Next, let’s talk about circumcision, which was the sign of the “brit” or “covenant” made with Abraham. This was performed by the father usually, but at least it was his responsibility to see that it was done. Circumcision was used as a pretext to revenge the rape of Dinah in Gen 34. Jacob’s sons made up a story about how they could not give their sister to one uncircumcised. They knew that the pain of the circumcision would last three days, and it would be the perfect time to attack the city of Shechem. The men of the city agreed, and they were circumcised, and the city was destroyed by the son’s of Jacob. In 1 Macc 1 the mothers were circumcising their children and many were killed as a result. In the second century, an individual called the “uman” did the circumcising and so did the “raphe” or physician. In the third century they were called the “gozer” which means “cutter” and by the fourth century they were called the “mohel” which is still used today. All scholars were encouraged to learn how to do it, but they could not be paid for doing one because it was seen as a “mitzvah” (good work) to do it. Today, they are paid. Believers in the first century were made up of two groups, Jews and non-Jews. In Acts 21.15-26 we learn that circumcision was important and Paul taught it. This is nearly 30 years after Yeshua.

In Gen 17.1-14 we learn that the descendants of Abraham were to be circumcised. This ceremony is called the “Brit Milah” or the “cutting of the covenant.” Inheritance was bound up in this covenant and failure to circumcise could get you “karet” or “cut off” from the community. This meant “death” when Israel was in the wilderness because you were taken outside the camp where wild animals and the enemies of Israel lurked. The wilderness was seen as the “abode of Satan and demons” and this was the idea that Paul had in mind when he said in 1 Cor 5.5 “to deliver such a one to Satan (put him out of the Corinthian congregation) for the destruction of his flesh.” This is an idiom for being “karet” or “cut off.” In Acts 15.1 there was a great controversy over Gentiles becoming Jews through circumcision. This council had little to do with Yeshua and had much to do with Gentiles coming into the Kingdom of God. Now, let’s look at this. There were two main schools of thought among the Pharisee’s. The school of Shammai taught that a Gentile must be circumcised to have a place in the Kingdom. This was the problem in the book of Galatians that Paul was trying to straighten out. This is called “ritual circumcision” and had nothing to do with “Abrahamic” circumcision, which only applied to the physical descendants of Abraham (Gen 17.1-4). On the other hand, the school of Hillel did not teach that Gentiles had to be circumcised to have a place in the Kingdom. Most believers in the first century followed Hillel on this, including Paul, who was a Pharisee and was taught in this school. His teacher was Gamaliel, the grandson of Hillel. These two schools would fight for hundreds of years over whose views would dominate among the people. The school of Shammai discouraged proselytes, but Hillel didn’t. The Jewish people at the time believed that you must be Jewish to have a place in the Kingdom, including the talidim (disciples) at first. The Messianic Jews were going to depart from this belief as a result of Acts 10 and 15, and the book of Galatians.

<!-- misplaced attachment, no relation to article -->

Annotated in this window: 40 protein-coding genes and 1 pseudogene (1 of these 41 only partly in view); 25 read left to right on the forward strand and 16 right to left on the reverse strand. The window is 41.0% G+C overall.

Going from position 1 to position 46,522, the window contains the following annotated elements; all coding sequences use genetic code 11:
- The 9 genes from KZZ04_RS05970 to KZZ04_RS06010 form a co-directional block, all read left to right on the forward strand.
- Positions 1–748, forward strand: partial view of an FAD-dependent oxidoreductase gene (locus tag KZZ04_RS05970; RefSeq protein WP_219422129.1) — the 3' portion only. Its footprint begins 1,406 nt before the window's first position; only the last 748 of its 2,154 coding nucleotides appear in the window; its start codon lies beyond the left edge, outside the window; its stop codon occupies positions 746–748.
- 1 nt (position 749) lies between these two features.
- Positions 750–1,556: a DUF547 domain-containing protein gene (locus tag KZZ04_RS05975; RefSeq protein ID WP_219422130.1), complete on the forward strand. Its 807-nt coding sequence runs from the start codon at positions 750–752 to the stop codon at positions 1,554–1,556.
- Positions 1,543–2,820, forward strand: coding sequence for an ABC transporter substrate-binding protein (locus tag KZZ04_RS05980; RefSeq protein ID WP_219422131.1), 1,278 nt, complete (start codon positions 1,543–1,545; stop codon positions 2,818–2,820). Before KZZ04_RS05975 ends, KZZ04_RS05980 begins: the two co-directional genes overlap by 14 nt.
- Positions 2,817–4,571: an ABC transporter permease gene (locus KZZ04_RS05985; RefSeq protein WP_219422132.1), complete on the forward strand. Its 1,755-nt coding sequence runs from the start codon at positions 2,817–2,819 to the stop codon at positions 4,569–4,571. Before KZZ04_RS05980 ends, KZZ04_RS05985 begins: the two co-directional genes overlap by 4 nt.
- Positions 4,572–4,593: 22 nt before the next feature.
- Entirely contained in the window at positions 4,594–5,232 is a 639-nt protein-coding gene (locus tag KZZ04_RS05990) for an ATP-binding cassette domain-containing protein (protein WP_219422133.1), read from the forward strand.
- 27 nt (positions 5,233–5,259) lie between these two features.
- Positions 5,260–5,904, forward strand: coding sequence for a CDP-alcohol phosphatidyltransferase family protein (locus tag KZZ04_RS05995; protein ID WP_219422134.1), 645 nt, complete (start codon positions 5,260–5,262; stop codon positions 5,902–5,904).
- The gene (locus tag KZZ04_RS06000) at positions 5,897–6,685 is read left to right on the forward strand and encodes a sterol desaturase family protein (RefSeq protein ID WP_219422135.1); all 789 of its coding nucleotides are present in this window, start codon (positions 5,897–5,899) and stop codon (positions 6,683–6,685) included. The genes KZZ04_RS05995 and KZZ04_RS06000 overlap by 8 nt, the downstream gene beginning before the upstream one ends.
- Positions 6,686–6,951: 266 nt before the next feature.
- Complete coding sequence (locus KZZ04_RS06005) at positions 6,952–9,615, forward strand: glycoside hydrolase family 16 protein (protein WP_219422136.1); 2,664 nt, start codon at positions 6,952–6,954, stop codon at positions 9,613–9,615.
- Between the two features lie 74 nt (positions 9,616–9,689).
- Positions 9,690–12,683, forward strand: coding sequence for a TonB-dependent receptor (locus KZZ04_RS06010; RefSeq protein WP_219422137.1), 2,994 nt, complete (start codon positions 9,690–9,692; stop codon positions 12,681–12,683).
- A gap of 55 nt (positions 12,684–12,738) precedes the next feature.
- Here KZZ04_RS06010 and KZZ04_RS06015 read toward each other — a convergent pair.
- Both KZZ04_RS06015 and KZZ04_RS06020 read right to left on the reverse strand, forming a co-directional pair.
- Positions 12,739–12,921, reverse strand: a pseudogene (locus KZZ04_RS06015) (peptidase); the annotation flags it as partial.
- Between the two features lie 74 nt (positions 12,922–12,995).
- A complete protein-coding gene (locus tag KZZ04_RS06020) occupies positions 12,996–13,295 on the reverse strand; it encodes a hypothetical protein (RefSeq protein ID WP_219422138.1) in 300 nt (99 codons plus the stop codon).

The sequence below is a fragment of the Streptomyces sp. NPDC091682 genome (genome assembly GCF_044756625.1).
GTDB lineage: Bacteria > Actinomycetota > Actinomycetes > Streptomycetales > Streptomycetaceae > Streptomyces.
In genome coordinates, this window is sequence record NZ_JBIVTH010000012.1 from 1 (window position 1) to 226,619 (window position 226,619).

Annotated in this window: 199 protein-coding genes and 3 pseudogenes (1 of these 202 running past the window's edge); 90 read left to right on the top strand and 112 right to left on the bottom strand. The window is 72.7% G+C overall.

The school of Shammai had a hard time accepting non-Jews as equals. Shammai said once they believed, they began to walk in all the commandment pertaining to Jews, including circumcision in order to “maintain” their right standing in the Kingdom. Acts 15 discusses this issue and the question was “What does a Gentile do as a believer, because it has already been established that a Jewish believer followed the Torah. Do they need to be ritually circumcised and follow the whole Torah?” In Part 2, we will pick up here and begin to teach what is going on in Acts 15 and see how this applies today.

Posted in Articles, Idioms, Phrases and Concepts, The Tanach, Understanding the New Testament